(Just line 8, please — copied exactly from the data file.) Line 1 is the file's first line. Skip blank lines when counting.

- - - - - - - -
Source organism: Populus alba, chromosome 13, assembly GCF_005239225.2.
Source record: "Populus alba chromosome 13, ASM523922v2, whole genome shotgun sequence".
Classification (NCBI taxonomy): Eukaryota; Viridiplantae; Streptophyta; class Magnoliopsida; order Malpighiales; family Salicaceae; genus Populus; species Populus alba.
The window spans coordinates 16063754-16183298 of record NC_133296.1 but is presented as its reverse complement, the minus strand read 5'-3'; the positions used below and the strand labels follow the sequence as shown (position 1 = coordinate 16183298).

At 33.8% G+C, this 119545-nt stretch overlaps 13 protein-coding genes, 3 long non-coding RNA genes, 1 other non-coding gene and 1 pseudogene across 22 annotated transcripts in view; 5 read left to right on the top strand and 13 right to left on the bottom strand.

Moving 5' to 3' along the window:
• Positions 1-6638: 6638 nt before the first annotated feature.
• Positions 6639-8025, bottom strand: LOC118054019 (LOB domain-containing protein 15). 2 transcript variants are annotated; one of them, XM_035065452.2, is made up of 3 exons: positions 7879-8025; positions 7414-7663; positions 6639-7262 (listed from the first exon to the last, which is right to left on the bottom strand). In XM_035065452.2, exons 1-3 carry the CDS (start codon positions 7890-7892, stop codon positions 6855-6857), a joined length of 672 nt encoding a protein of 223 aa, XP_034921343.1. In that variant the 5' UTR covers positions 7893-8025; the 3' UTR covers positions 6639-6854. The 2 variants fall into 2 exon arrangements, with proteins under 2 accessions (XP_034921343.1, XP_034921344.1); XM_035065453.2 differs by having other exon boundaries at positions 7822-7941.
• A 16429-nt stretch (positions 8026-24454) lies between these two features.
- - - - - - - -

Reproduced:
• Positions 6639-8025, bottom strand: LOC118054019 (LOB domain-containing protein 15). 2 transcript variants are annotated; one of them, XM_035065452.2, is made up of 3 exons: positions 7879-8025; positions 7414-7663; positions 6639-7262 (listed from the first exon to the last, which is right to left on the bottom strand). In XM_035065452.2, exons 1-3 carry the CDS (start codon positions 7890-7892, stop codon positions 6855-6857), a joined length of 672 nt encoding a protein of 223 aa, XP_034921343.1. In that variant the 5' UTR covers positions 7893-8025; the 3' UTR covers positions 6639-6854. The 2 variants fall into 2 exon arrangements, with proteins under 2 accessions (XP_034921343.1, XP_034921344.1); XM_035065453.2 differs by having other exon boundaries at positions 7822-7941.